Feb 092018

When six year old Edward W. Bok immigrated to New York from the Netherlands with his family he did not understand our language or anything about our customs or culture. But from a young age he had a goal, one inspired by his grandmother, who told him to “make the world a bit better or more beautiful because you have lived in it.” And he did just that!

Growing up in Brooklyn, his family was so poor that the young boy collected pieces of coal that had fallen off coal wagons to help heat their home and washed the windows of the local shops after school to bring in a few extra pennies. That work ethic would lead him to great success in life.

As a young man Bok became involved in the publishing business, eventually becoming the advertising manager for Charles Scribner and Sons. He spent four years as the editor of The Brooklyn Magazine, and in 1886, at age 23, he founded the Bok Syndicate Press. Three years later he took over the editorship of the nationally-circulated Ladies Home Journal. During his tenure it became the first magazine in the world to reach one million subscribers.

Bok spent thirty years at the Ladies Home Journal, changing the face of magazine publishing by dropping things like patent medicine ads and attracting better advertising customers and growing reader involvement through contests, letters to the editor columns, and practical news his subscribers could use in their everyday lives. Along the way, he also became a Pulitzer Prize-winning author, writing fourteen books, and an advocate of world peace and the environment.

In 1896 Bok married Mary L. Curtis, the daughter of a prominent family. The couple shared an interest in music, cultural activities, and philanthropy.

The Boks escaped Philadelphia’s cold winters by going to a home they owned in Lake Wales, Florida. Bok loved the area and spent a lot of time on Iron Mountain, at 298 feet above sea level, one of Florida’s highest points. The “mountain” offered views of dramatic sunsets and Bok found a lot of peace and tranquility there.

Remembering his grandmother’s advice to make the world a bit better or more beautiful, he purchased the land and hired architects and landscapers to create the marvelous Bok Tower Gardens, a magnificent place of beauty, serenity and peace that was his gift to the American people as an enduring token of his appreciation for the opportunities he had been given.

Today visitors from all over the world come to Bok Tower to walk the meandering paths through the subtropical gardens that provide refuge for 126 bird species.

A 205 foot tall neo-Gothic singing tower houses one of the world’s finest carillons. The tower is adorned with sculptures and grille work of birds, plants, and wildlife, including various flowers and trees, cranes, herons, eagles, seahorses, jellyfish, pelicans, flamingos, geese, swans, foxes, storks, tortoises, and baboons.

The 60-bell carillon fills the surrounding area with two daily concerts at 1 and 3 p.m., with short selections played on the hour and half-hour. The carillon’s bells range in weight from 16 pounds to nearly 12 tons.

The Great Brass Door and wrought iron gates on the north side of the Tower depicts the Book of Genesis, starting with the creation of light and ending with Adam and Eve being ousted from the Garden of Eden. They were created by America’s premier metalworker. Samuel Yellin.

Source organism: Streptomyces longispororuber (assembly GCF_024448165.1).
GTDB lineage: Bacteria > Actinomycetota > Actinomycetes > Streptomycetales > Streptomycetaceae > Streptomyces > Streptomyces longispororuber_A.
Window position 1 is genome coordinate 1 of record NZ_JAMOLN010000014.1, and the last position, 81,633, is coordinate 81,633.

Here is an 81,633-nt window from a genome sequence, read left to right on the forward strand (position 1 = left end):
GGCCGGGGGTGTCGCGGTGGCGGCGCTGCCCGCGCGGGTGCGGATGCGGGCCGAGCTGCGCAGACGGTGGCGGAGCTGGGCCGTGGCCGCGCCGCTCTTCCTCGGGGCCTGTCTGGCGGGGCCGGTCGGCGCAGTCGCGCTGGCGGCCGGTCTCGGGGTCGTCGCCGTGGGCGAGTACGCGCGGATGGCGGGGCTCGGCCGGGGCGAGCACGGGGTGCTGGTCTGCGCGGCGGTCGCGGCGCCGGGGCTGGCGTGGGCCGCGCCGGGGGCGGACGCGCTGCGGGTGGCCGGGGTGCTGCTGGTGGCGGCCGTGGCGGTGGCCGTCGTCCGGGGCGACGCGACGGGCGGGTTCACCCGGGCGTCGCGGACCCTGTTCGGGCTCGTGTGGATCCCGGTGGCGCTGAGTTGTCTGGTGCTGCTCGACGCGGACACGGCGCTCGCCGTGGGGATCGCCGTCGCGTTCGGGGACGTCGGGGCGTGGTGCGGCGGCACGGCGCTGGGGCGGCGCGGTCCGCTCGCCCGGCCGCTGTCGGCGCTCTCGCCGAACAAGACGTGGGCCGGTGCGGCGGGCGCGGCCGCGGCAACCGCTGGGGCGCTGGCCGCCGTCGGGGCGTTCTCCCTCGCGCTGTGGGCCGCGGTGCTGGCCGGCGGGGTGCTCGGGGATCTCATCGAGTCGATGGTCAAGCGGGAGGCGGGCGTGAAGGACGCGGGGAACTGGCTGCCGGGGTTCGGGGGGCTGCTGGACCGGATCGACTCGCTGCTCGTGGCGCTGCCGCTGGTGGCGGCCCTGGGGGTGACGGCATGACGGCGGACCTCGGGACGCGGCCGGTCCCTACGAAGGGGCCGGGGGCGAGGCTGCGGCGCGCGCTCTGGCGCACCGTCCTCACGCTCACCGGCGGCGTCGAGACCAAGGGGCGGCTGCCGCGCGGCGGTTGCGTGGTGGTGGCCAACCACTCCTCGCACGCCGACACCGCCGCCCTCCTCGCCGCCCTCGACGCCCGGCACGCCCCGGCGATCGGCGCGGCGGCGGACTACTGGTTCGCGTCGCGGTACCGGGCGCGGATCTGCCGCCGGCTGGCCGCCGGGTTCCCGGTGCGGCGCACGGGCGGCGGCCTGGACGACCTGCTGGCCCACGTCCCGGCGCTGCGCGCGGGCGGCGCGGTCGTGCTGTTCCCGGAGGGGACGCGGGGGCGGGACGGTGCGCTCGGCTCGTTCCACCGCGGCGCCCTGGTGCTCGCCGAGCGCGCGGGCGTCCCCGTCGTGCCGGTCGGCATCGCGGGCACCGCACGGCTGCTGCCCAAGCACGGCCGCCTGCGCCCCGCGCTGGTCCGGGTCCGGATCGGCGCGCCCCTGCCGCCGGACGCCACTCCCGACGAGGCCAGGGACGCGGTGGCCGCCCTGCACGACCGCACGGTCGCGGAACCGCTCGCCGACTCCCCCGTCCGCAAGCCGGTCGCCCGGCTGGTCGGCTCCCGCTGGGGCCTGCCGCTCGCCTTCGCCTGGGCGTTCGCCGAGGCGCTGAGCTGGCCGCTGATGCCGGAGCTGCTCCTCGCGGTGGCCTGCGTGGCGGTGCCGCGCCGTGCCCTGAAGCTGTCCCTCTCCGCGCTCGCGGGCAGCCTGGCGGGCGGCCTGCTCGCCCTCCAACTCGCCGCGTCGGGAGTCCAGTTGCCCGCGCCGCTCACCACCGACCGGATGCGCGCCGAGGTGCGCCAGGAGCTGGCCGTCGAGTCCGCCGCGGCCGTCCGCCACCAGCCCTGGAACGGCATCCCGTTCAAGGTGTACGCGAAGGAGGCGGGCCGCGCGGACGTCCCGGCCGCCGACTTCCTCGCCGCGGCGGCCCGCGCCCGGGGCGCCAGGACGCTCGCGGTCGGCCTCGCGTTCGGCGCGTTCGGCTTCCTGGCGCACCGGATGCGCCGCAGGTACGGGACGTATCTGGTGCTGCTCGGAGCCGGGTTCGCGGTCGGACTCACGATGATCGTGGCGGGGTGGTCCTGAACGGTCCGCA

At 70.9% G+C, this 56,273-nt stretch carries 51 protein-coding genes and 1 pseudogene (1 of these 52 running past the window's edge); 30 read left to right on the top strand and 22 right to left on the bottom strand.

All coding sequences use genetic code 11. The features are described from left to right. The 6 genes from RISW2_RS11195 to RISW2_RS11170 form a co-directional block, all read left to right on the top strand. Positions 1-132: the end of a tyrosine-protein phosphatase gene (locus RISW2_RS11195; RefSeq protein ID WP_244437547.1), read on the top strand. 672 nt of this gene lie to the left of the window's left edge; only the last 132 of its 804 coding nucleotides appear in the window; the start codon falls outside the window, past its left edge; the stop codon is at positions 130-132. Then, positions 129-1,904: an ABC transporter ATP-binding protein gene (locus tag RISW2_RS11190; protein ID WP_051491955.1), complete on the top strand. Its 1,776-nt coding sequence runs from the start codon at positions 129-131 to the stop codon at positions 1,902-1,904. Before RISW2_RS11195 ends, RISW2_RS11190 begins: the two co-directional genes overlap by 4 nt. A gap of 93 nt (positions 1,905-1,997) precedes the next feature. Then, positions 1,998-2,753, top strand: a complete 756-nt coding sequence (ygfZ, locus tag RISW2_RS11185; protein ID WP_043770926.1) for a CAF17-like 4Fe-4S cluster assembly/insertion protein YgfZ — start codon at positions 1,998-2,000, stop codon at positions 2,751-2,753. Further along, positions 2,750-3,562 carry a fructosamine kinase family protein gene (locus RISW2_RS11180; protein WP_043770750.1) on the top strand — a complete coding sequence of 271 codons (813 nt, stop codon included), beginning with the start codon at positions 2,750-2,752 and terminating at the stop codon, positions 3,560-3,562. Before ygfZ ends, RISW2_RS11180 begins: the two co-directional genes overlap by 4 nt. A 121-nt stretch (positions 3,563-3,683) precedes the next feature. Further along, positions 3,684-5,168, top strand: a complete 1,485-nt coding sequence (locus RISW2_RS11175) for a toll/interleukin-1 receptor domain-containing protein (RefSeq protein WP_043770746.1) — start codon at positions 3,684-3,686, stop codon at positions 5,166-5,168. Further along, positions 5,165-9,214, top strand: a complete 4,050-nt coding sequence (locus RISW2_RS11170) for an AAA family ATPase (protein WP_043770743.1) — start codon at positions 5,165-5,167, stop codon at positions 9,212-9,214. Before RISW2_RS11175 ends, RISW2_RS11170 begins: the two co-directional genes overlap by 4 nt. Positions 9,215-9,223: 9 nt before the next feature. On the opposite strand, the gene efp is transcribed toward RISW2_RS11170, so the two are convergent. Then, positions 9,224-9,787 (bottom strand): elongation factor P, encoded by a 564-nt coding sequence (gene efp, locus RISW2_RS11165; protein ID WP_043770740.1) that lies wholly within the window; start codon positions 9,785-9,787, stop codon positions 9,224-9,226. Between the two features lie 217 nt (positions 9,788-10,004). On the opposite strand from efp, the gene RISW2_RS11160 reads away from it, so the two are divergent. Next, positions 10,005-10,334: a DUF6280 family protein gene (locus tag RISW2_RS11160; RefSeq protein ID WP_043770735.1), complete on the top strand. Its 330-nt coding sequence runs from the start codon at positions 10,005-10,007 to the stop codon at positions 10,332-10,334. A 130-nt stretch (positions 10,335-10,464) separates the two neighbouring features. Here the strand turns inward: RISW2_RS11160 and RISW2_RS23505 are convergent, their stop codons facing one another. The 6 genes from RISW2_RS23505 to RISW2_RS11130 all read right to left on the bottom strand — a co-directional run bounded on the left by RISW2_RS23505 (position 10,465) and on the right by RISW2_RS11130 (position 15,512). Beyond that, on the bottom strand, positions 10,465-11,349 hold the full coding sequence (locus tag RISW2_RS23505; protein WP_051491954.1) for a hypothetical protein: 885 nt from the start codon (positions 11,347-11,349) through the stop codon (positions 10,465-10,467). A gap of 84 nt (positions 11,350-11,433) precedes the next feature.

The beautiful Reflection Pool captures the reflection of the Singing Tower and offers the first image visitors have when entering the gardens.

The sundial on the south side of the Tower was set in place on October 26, 1928. The gnomon, which indicates time by casting a shadow on the dial face, is made with a bronze rod supported by a bronze snake – the ancient symbol of time. The hours are marked by the 12 signs of the zodiac and Roman numerals to mark the hours of the day. A correction table for different periods of the year is located at the base of the sundial.

Plan to spend several hours when you visit Bok Tower Gardens because this gift from an immigrant of humble origins who proved that our only limitations are those we place on ourselves has a lot to offer. Take the time to stroll the garden paths, paths at the Reflection Pool, and enjoy the music from Bok’s singing tower. It’s an experience you won’t forget.

Bok Tower Gardens is centrally located between Tampa and Orlando at 1151 Tower Boulevard in Lake Wales. It is open 365 days a year from 8 a.m. – 6 p.m. Last admission from the entrance gate is at 5 p.m. Admission is $14 for adults, and $5 for children ages 5-12. For more information, visit their website at https://boktowergardens.org/

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Thought For The Day – The foolish man seeks happiness in the distance; the wise grows it under his feet. – James Openheim

Nick Russell

World-Famous, New York Times Best Selling Author, and All-Around Nice Guy!

  3 Responses to “Florida’s Singing Tower”

  1. This was one of my grandmother’s favorite vacation destinations. I have never been there. Would love to see the gardens.

  2. Also the highest point of land in peninsular Florida. The only reason I know is because they had a plaque. I got to visit Bok Tower and gardens back in the 90’s, it was lovely. Do they still let you feed the squirrels there? When I went they would actually sell you bags of peanuts to feed to the squirrels, and those little beggars were BOLD because they knew you were packing.

  3. beautiful post. cc

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